Taking the Lead: How the Global South Could Benefit from Climate Finance, Technology Transfer, and from Adopting Stringent Climate Policies

Taking the Lead: How the Global South Could Benefit from Climate Finance, Technology Transfer, and from Adopting Stringent Climate Policies

Adrian Muller
DOI: 10.4018/978-1-61692-006-7.ch014
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In this chapter, the author argues that the countries in the Global South can gain from stringent own climate policies. This is so, as in the current situation, the south tends to be dominated by the climate policies of northern countries and climate finance largely supports single projects and technology transfer that are not embedded in a broader policy framework in southern countries. Adopting own stringent policies could help to counteract this and to channel these financial means to their most beneficial use. This could help southern countries to follow an agenda that is different from the fossil fuel based development path of the north. Such a “green new deal” could be a promising economic and technological development strategy. Stringent climate policies would strengthen the southern countries in the international climate negotiations and southern countries could take the lead in the climate change mitigation debate. Technology transfer and the carbon finance sector would play a crucial role for this. Climate policy and climate finance could thus be used to set a new stage, where the south is not at a disadvantage with respect to the north.
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Technology transfer plays a crucial role in the context of climate change mitigation and adaptation and the corresponding financial programs: Article 4.5 of the United Nations Framework Convention on Climate Change (UNFCCC 1992) states that developed country Parties “shall take all practicable steps to promote, facilitate and finance, as appropriate, the transfer of, or access to, environmentally sound technologies and know-how to other Parties, particularly developing country Parties, to enable them to implement the provisions of the Convention.” Similarly, Article 4.8 of the convention calls developed country Parties to support technology transfer to developing countries for adaptation to the adverse effects of climate change. This emphasis on the importance of technology transfer is renewed in the Bali Action Plan from 2007, which calls for enhanced action on this (UNFCCC 2007), and in several UNFCCC documents and workshops that support project developers in this topic (e.g. UNFCCC 2006). In 2001, a UNFCCC Expert Group on Technology Transfer was established and the UNFCCC sites provide ample information on technology transfer. The convention thereby acknowledges that developing countries have more important general development goals than mitigation and adaptation (Art. 4.7): “[…] economic and social development and poverty eradication are the first and overriding priorities of the developing country Parties.” Technology transfer is also expected to be crucial for reaching those general development goals (e.g. UN 2004 on technology transfer and the Millennium Development Goals). The Intergovernmental Panel on Climate Change (IPCC) defines technology transfer “as a broad set of processes covering the flows of know-how, experience and equipment […] amongst different stakeholders such as governments, private sector entities, financial institutions, non-governmental organizations (NGOs) and research/education institutions.” (IPCC 2000, p3). This is a very broad definition, but it captures how this term is used in the climate change context, in which this chapter is located.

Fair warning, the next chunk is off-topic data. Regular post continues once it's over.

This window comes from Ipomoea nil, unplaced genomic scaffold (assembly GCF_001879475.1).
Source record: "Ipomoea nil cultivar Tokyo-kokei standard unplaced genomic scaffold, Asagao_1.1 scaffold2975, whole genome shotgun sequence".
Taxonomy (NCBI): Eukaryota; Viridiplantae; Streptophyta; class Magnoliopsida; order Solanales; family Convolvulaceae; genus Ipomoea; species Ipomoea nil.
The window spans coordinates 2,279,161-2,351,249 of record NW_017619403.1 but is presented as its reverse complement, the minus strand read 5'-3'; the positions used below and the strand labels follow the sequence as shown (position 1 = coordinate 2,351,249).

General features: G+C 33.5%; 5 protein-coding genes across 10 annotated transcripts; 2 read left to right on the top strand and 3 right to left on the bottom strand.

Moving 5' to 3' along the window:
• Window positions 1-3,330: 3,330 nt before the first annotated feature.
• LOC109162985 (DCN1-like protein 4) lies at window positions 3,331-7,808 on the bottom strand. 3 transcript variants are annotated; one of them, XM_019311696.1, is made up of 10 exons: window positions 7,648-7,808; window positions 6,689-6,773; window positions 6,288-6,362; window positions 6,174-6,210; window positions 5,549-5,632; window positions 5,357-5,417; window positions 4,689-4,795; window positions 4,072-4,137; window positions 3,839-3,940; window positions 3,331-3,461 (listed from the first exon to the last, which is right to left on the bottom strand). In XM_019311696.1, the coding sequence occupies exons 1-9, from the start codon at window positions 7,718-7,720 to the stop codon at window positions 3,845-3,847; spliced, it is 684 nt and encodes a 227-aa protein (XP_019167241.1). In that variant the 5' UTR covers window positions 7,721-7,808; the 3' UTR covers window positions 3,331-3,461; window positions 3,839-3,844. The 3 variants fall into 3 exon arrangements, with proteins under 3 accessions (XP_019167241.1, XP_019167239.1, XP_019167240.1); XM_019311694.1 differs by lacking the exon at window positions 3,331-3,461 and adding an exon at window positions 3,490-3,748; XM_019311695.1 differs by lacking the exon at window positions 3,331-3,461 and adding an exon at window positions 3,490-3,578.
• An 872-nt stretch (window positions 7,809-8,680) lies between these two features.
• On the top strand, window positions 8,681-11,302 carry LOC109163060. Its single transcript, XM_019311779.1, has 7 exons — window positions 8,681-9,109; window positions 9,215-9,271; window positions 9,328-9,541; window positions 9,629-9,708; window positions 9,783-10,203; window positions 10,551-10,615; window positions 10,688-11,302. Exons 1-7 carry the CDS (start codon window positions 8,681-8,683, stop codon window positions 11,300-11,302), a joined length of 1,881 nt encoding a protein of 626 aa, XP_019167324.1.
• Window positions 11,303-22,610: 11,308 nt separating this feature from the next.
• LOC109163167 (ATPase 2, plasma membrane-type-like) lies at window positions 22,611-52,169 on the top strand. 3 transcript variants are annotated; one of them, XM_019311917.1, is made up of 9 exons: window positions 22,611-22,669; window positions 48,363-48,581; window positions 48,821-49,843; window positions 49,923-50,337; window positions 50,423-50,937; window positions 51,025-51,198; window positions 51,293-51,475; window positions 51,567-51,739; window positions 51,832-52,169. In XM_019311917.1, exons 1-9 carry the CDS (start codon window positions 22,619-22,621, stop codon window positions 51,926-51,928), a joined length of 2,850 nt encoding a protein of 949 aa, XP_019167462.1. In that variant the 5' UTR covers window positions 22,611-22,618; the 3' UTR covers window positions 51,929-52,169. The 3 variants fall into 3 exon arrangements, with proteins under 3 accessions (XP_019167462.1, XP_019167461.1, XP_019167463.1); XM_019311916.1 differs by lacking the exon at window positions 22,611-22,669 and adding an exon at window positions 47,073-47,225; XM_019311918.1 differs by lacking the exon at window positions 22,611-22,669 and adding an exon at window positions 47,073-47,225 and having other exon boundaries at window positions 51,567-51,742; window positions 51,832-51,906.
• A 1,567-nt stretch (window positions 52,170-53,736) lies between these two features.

Technology transfer needs money. Given enough financial means become available in the context of climate change mitigation and adaptation, the big challenge is to channel those to beneficial and promising projects. Technology transfer clearly can improve livelihoods in a society and it clearly can support development. But this need not necessarily be the case. Without duly accounting for the relevant country, society, cultural and regional context, technology transfer may fail (this is also acknowledged by the IPCC 2000, p3). For a concrete example of the importance to account for this context, cf. e.g. Bhat et al. (2001) on biogas plant dissemination in India. Technology transfer may fail to lead to positive consequences in various ways. (a) It can be without effect on development–then it is a missed opportunity, but no worse. (b) Or the transferred technology is not used because of not meeting consumer needs (as happened e.g. to new cooking stoves to replace inefficient fire places, cf. e.g. Barnes et al. 1993). In both these cases, there is however no further harm done. (c) Technology transfer can also have crowding out effects that may have adverse impacts (e.g. engineered crops that crowd out locally adapted varieties). (d) It can also lead to incoherent technical systems in target countries, if a specific technology transfer activity is not aligned with existing policies and infrastructure (e.g. large-scale power plant development in a policy context for a decentralized electricity sector). (e) Or it may lead to a lock-in situation (e.g. biomass energy power development, which can hinder development of sustainable agriculture heavily relying on biomass as a fertilizer, cf. e.g. Muller 2009a). Technology transfer is thus not necessarily positive or, at worst, only without any effect. It can, as in these three last cases, have adverse impacts that could also prevail on a longer time-scale.

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